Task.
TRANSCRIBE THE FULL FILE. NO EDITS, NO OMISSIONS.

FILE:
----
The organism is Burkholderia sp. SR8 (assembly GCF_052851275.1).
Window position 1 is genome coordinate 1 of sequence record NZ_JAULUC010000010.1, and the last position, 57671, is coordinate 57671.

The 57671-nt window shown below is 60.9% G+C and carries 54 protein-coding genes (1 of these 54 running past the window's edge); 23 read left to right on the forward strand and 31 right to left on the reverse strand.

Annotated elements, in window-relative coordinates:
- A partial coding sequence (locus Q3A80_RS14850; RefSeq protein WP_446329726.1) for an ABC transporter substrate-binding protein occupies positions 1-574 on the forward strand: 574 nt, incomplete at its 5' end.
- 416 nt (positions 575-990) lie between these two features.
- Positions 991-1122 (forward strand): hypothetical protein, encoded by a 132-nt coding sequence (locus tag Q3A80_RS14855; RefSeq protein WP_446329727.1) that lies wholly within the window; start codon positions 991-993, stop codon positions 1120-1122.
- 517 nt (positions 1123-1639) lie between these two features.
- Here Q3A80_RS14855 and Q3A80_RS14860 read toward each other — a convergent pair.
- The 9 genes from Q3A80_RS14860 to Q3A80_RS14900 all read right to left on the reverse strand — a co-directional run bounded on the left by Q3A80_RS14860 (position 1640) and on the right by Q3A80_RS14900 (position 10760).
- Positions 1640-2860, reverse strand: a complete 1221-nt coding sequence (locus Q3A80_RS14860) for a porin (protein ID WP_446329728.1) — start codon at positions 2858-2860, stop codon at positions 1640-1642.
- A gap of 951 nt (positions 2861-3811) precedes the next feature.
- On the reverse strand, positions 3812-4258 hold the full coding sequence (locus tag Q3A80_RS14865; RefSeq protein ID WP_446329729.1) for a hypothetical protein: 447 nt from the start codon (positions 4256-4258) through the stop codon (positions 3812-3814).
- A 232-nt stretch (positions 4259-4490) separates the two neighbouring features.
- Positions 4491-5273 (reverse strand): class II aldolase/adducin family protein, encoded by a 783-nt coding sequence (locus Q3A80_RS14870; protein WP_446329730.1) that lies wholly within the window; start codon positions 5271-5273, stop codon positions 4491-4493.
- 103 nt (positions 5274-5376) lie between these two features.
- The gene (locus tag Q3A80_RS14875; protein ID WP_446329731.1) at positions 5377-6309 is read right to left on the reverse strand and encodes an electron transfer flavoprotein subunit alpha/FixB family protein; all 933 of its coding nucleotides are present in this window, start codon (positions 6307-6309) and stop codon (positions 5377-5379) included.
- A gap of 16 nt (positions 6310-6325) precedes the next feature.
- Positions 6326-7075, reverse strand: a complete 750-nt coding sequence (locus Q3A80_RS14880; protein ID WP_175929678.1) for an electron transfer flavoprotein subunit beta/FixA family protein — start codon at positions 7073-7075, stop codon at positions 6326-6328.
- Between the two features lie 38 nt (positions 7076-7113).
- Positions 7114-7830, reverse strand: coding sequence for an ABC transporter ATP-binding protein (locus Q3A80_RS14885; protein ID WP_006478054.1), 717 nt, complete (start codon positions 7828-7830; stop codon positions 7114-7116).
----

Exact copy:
The organism is Burkholderia sp. SR8 (assembly GCF_052851275.1).
Window position 1 is genome coordinate 1 of sequence record NZ_JAULUC010000010.1, and the last position, 57671, is coordinate 57671.

The 57671-nt window shown below is 60.9% G+C and carries 54 protein-coding genes (1 of these 54 running past the window's edge); 23 read left to right on the forward strand and 31 right to left on the reverse strand.

Annotated elements, in window-relative coordinates:
- A partial coding sequence (locus Q3A80_RS14850; RefSeq protein WP_446329726.1) for an ABC transporter substrate-binding protein occupies positions 1-574 on the forward strand: 574 nt, incomplete at its 5' end.
- 416 nt (positions 575-990) lie between these two features.
- Positions 991-1122 (forward strand): hypothetical protein, encoded by a 132-nt coding sequence (locus tag Q3A80_RS14855; RefSeq protein WP_446329727.1) that lies wholly within the window; start codon positions 991-993, stop codon positions 1120-1122.
- 517 nt (positions 1123-1639) lie between these two features.
- Here Q3A80_RS14855 and Q3A80_RS14860 read toward each other — a convergent pair.
- The 9 genes from Q3A80_RS14860 to Q3A80_RS14900 all read right to left on the reverse strand — a co-directional run bounded on the left by Q3A80_RS14860 (position 1640) and on the right by Q3A80_RS14900 (position 10760).
- Positions 1640-2860, reverse strand: a complete 1221-nt coding sequence (locus Q3A80_RS14860) for a porin (protein ID WP_446329728.1) — start codon at positions 2858-2860, stop codon at positions 1640-1642.
- A gap of 951 nt (positions 2861-3811) precedes the next feature.
- On the reverse strand, positions 3812-4258 hold the full coding sequence (locus tag Q3A80_RS14865; RefSeq protein ID WP_446329729.1) for a hypothetical protein: 447 nt from the start codon (positions 4256-4258) through the stop codon (positions 3812-3814).
- A 232-nt stretch (positions 4259-4490) separates the two neighbouring features.
- Positions 4491-5273 (reverse strand): class II aldolase/adducin family protein, encoded by a 783-nt coding sequence (locus Q3A80_RS14870; protein WP_446329730.1) that lies wholly within the window; start codon positions 5271-5273, stop codon positions 4491-4493.
- 103 nt (positions 5274-5376) lie between these two features.
- The gene (locus tag Q3A80_RS14875; protein ID WP_446329731.1) at positions 5377-6309 is read right to left on the reverse strand and encodes an electron transfer flavoprotein subunit alpha/FixB family protein; all 933 of its coding nucleotides are present in this window, start codon (positions 6307-6309) and stop codon (positions 5377-5379) included.
- A gap of 16 nt (positions 6310-6325) precedes the next feature.
- Positions 6326-7075, reverse strand: a complete 750-nt coding sequence (locus Q3A80_RS14880; protein ID WP_175929678.1) for an electron transfer flavoprotein subunit beta/FixA family protein — start codon at positions 7073-7075, stop codon at positions 6326-6328.
- Between the two features lie 38 nt (positions 7076-7113).
- Positions 7114-7830, reverse strand: coding sequence for an ABC transporter ATP-binding protein (locus Q3A80_RS14885; protein ID WP_006478054.1), 717 nt, complete (start codon positions 7828-7830; stop codon positions 7114-7116).